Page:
China's LeEco Collapse Clouds Future for Exec Adam Goodman
The former Paramount president's Chinese venture stalls as its parent company collapses under mountain of debt.
When former Paramount Pictures president Adam Goodman made the splashy announcement last fall that he was selling his production company Dichotomy Creative Group to Chinese film studio Le Vision Entertainment, he said: “We’re not launching a company that is funded by a Chinese business, but a Chinese movie studio right here in Los Angeles.”
The timing of Goodman’s deal wasn’t great, arriving as it did just before Matt Damon’s The Great Wall, co-produced by Le Vision, Legendary East and Universal, flopped spectacularly, and the Chinese studio’s parent company, LeEco, began to slowly implode. Founded in 2004 by Chinese entrepreneur Jia Yueting, LeEco began as a streaming video service, now named Leshi Internet Information & Technology Corp., that was once dubbed the “Netflix of China.”
Having burnt through billions, Jia has since seen Chinese courts seize hundreds of millions of his personal assets. In late July, one of the co-founders of Tencent, Asia’s most valuable company, publicly derided LeEco as “obviously a Ponzi scheme.”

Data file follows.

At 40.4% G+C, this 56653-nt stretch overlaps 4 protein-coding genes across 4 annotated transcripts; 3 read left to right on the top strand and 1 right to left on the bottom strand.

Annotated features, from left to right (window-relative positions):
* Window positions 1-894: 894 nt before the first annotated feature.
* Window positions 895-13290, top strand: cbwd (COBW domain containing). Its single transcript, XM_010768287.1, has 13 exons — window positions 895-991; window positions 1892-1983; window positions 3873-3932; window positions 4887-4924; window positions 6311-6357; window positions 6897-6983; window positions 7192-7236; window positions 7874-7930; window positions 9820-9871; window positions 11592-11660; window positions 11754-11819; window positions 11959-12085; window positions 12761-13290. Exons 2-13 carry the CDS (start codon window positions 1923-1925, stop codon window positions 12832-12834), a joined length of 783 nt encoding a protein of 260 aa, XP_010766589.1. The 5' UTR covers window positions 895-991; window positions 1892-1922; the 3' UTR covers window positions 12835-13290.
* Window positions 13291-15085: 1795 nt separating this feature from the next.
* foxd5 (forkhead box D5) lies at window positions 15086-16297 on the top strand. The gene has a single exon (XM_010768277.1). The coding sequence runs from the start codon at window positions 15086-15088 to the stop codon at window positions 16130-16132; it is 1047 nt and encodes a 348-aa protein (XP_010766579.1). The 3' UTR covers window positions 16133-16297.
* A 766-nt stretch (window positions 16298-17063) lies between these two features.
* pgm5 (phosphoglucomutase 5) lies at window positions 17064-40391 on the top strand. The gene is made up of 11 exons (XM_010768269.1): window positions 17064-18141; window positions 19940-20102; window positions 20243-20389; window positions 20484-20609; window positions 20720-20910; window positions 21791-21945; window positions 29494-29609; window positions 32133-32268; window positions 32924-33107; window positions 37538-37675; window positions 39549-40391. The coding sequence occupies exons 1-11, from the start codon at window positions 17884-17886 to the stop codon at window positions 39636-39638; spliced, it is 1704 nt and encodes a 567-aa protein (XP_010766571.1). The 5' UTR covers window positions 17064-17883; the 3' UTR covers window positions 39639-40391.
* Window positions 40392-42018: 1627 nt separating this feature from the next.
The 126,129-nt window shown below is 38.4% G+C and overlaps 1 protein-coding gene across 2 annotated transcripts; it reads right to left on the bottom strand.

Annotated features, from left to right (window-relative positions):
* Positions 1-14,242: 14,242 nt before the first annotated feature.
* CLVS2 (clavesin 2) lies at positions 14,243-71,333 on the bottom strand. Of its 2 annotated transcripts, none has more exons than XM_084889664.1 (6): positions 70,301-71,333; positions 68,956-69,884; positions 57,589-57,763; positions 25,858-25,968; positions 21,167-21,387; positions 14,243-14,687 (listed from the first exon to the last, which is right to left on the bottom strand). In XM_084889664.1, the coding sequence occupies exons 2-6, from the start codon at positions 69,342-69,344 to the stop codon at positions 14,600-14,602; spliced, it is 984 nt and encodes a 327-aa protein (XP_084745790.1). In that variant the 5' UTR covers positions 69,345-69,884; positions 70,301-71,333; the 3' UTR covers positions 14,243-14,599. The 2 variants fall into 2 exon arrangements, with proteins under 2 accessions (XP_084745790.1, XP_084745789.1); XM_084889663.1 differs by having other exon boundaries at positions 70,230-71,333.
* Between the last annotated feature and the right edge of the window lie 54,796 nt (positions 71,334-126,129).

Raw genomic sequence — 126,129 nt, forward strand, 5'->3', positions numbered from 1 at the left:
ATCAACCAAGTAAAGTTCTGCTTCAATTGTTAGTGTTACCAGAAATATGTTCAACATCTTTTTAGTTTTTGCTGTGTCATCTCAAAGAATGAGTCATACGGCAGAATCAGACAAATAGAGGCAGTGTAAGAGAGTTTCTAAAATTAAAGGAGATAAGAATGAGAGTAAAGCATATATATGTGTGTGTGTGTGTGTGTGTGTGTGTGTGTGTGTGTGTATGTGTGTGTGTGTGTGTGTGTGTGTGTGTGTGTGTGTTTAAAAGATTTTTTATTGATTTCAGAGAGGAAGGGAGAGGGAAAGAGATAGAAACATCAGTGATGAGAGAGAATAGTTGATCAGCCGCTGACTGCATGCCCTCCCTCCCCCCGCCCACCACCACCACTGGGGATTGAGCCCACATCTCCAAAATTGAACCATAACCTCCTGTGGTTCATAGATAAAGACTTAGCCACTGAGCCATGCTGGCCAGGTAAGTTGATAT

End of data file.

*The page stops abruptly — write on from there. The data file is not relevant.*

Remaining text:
So where does this leave Goodman? Sources with knowledge of the situation tell The Hollywood Reporter that he was paid handsomely upfront for Dichotomy — a coup, considering how he was known to have been shopping the outfit around Beijing for some time.
But whether Le Vision has capital to finance anything will depend entirely on the machinations currently underway in Beijing.
With deputy Liang Jun left as acting CEO, LeEco is now trying to reorganize its remaining assets by merging Le Vision with the publicly traded Leshi to forestall a total plummet in share prices.
But will China’s notoriously strict regulators allow this? The numbers aren’t encouraging: In July, Leshi estimated losses of just under $100 million for the first half of 2017, compared to profits of about $42 million during the same period a year ago. It doesn’t look like Goodman will be bankrolling.
A version of this story first appeared in the Aug. 2 issue of The Hollywood Reporter magazine. To receive the magazine, click here to subscribe.